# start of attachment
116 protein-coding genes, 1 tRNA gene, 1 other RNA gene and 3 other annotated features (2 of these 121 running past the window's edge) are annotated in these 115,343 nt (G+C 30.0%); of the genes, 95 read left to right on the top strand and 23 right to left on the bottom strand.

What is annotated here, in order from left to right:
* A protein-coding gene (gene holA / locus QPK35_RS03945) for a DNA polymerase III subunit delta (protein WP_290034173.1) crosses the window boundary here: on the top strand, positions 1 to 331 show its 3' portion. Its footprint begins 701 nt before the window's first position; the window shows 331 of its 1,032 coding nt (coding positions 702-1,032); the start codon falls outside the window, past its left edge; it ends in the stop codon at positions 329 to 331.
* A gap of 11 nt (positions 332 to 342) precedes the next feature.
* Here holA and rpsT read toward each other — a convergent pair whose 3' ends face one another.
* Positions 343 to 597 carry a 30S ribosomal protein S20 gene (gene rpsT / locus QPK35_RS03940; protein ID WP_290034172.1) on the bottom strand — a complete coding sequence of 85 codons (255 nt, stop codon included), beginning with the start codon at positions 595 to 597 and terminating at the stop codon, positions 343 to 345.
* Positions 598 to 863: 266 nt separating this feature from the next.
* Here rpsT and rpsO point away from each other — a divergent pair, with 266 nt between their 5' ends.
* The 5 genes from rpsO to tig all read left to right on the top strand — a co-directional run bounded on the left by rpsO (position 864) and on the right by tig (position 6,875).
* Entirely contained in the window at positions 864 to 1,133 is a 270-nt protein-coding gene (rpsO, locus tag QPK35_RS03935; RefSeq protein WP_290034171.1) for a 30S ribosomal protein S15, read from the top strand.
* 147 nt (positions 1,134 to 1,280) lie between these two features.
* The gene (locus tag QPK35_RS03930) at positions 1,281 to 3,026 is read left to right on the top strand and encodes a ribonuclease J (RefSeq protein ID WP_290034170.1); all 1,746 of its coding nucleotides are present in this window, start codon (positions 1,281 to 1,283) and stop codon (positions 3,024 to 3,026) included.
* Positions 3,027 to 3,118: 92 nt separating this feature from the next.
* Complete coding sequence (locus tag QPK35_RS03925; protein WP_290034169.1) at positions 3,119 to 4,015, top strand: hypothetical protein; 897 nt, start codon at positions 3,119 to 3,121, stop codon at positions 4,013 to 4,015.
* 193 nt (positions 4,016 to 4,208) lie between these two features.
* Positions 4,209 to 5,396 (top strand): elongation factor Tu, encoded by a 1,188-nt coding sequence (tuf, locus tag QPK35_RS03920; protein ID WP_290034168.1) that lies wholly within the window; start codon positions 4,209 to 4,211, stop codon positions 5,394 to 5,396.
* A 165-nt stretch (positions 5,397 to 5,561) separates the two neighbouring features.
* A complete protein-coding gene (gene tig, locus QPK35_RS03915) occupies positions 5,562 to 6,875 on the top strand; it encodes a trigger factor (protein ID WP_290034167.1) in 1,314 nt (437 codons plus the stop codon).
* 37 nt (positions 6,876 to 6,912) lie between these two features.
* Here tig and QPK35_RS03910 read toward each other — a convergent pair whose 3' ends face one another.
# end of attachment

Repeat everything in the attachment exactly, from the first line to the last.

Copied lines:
116 protein-coding genes, 1 tRNA gene, 1 other RNA gene and 3 other annotated features (2 of these 121 running past the window's edge) are annotated in these 115,343 nt (G+C 30.0%); of the genes, 95 read left to right on the top strand and 23 right to left on the bottom strand.

What is annotated here, in order from left to right:
* A protein-coding gene (gene holA / locus QPK35_RS03945) for a DNA polymerase III subunit delta (protein WP_290034173.1) crosses the window boundary here: on the top strand, positions 1 to 331 show its 3' portion. Its footprint begins 701 nt before the window's first position; the window shows 331 of its 1,032 coding nt (coding positions 702-1,032); the start codon falls outside the window, past its left edge; it ends in the stop codon at positions 329 to 331.
* A gap of 11 nt (positions 332 to 342) precedes the next feature.
* Here holA and rpsT read toward each other — a convergent pair whose 3' ends face one another.
* Positions 343 to 597 carry a 30S ribosomal protein S20 gene (gene rpsT / locus QPK35_RS03940; protein ID WP_290034172.1) on the bottom strand — a complete coding sequence of 85 codons (255 nt, stop codon included), beginning with the start codon at positions 595 to 597 and terminating at the stop codon, positions 343 to 345.
* Positions 598 to 863: 266 nt separating this feature from the next.
* Here rpsT and rpsO point away from each other — a divergent pair, with 266 nt between their 5' ends.
* The 5 genes from rpsO to tig all read left to right on the top strand — a co-directional run bounded on the left by rpsO (position 864) and on the right by tig (position 6,875).
* Entirely contained in the window at positions 864 to 1,133 is a 270-nt protein-coding gene (rpsO, locus tag QPK35_RS03935; RefSeq protein WP_290034171.1) for a 30S ribosomal protein S15, read from the top strand.
* 147 nt (positions 1,134 to 1,280) lie between these two features.
* The gene (locus tag QPK35_RS03930) at positions 1,281 to 3,026 is read left to right on the top strand and encodes a ribonuclease J (RefSeq protein ID WP_290034170.1); all 1,746 of its coding nucleotides are present in this window, start codon (positions 1,281 to 1,283) and stop codon (positions 3,024 to 3,026) included.
* Positions 3,027 to 3,118: 92 nt separating this feature from the next.
* Complete coding sequence (locus tag QPK35_RS03925; protein WP_290034169.1) at positions 3,119 to 4,015, top strand: hypothetical protein; 897 nt, start codon at positions 3,119 to 3,121, stop codon at positions 4,013 to 4,015.
* 193 nt (positions 4,016 to 4,208) lie between these two features.
* Positions 4,209 to 5,396 (top strand): elongation factor Tu, encoded by a 1,188-nt coding sequence (tuf, locus tag QPK35_RS03920; protein ID WP_290034168.1) that lies wholly within the window; start codon positions 4,209 to 4,211, stop codon positions 5,394 to 5,396.
* A 165-nt stretch (positions 5,397 to 5,561) separates the two neighbouring features.
* A complete protein-coding gene (gene tig, locus QPK35_RS03915) occupies positions 5,562 to 6,875 on the top strand; it encodes a trigger factor (protein ID WP_290034167.1) in 1,314 nt (437 codons plus the stop codon).
* 37 nt (positions 6,876 to 6,912) lie between these two features.
* Here tig and QPK35_RS03910 read toward each other — a convergent pair whose 3' ends face one another.